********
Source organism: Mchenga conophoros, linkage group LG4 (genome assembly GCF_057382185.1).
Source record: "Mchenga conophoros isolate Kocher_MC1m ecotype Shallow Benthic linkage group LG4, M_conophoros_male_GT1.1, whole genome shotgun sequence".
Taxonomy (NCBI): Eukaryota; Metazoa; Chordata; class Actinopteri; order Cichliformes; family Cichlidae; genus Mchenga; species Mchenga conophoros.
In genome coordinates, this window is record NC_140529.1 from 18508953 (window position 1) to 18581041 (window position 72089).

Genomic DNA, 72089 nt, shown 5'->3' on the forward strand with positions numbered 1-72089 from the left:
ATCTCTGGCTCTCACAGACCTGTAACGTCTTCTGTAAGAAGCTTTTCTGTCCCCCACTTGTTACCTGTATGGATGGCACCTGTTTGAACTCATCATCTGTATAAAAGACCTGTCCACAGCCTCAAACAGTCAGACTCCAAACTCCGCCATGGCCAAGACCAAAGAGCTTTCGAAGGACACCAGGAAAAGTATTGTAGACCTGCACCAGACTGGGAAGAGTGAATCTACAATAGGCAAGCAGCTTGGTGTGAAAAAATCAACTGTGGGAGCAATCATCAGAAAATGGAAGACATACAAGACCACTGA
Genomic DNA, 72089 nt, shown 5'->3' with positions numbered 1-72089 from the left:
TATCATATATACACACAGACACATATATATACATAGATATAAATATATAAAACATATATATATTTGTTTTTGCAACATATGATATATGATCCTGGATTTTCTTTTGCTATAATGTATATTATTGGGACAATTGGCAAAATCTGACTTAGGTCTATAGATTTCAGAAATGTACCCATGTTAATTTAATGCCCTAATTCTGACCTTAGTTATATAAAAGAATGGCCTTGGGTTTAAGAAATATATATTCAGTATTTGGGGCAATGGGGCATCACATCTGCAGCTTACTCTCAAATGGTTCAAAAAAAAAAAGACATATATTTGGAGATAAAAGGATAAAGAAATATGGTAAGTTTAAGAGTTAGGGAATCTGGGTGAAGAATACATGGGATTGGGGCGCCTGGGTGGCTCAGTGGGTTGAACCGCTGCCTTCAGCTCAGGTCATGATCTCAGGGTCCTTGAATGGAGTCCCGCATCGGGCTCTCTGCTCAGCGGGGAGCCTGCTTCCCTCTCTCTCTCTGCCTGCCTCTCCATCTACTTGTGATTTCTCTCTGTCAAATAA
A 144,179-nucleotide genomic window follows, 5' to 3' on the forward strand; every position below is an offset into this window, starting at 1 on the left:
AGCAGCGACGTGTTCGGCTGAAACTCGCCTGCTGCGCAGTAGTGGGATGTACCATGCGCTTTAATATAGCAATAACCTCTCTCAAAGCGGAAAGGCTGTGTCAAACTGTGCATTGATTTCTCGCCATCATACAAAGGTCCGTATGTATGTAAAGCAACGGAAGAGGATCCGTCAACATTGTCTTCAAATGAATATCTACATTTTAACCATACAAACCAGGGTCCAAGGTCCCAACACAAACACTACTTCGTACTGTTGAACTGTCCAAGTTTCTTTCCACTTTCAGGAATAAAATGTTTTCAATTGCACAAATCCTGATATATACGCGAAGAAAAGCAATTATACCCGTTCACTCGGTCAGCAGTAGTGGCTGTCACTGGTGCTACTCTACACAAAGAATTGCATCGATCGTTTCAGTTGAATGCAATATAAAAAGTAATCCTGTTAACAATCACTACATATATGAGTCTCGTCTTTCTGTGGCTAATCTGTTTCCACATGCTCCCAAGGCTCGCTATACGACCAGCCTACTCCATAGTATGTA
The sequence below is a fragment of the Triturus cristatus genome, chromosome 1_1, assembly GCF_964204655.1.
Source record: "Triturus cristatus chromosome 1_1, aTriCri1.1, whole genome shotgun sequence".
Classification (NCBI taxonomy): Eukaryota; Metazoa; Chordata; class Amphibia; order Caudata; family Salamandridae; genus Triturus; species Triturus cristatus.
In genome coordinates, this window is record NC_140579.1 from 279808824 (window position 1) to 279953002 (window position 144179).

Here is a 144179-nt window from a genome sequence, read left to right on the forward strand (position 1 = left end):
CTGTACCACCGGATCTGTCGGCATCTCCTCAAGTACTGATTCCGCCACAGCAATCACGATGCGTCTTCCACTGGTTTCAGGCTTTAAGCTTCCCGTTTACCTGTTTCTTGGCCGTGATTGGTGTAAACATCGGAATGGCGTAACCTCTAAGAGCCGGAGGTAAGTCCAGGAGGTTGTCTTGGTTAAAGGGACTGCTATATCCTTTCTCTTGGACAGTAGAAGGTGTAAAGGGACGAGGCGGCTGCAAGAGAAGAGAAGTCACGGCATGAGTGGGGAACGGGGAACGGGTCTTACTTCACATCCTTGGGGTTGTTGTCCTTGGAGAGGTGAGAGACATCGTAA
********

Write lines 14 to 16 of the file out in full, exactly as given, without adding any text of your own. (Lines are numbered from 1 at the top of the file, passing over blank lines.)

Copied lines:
In genome coordinates, this window is record NC_140579.1 from 279808824 (window position 1) to 279953002 (window position 144179).

Here is a 144179-nt window from a genome sequence, read left to right on the forward strand (position 1 = left end):
CTGTACCACCGGATCTGTCGGCATCTCCTCAAGTACTGATTCCGCCACAGCAATCACGATGCGTCTTCCACTGGTTTCAGGCTTTAAGCTTCCCGTTTACCTGTTTCTTGGCCGTGATTGGTGTAAACATCGGAATGGCGTAACCTCTAAGAGCCGGAGGTAAGTCCAGGAGGTTGTCTTGGTTAAAGGGACTGCTATATCCTTTCTCTTGGACAGTAGAAGGTGTAAAGGGACGAGGCGGCTGCAAGAGAAGAGAAGTCACGGCATGAGTGGGGAACGGGGAACGGGTCTTACTTCACATCCTTGGGGTTGTTGTCCTTGGAGAGGTGAGAGACATCGTAA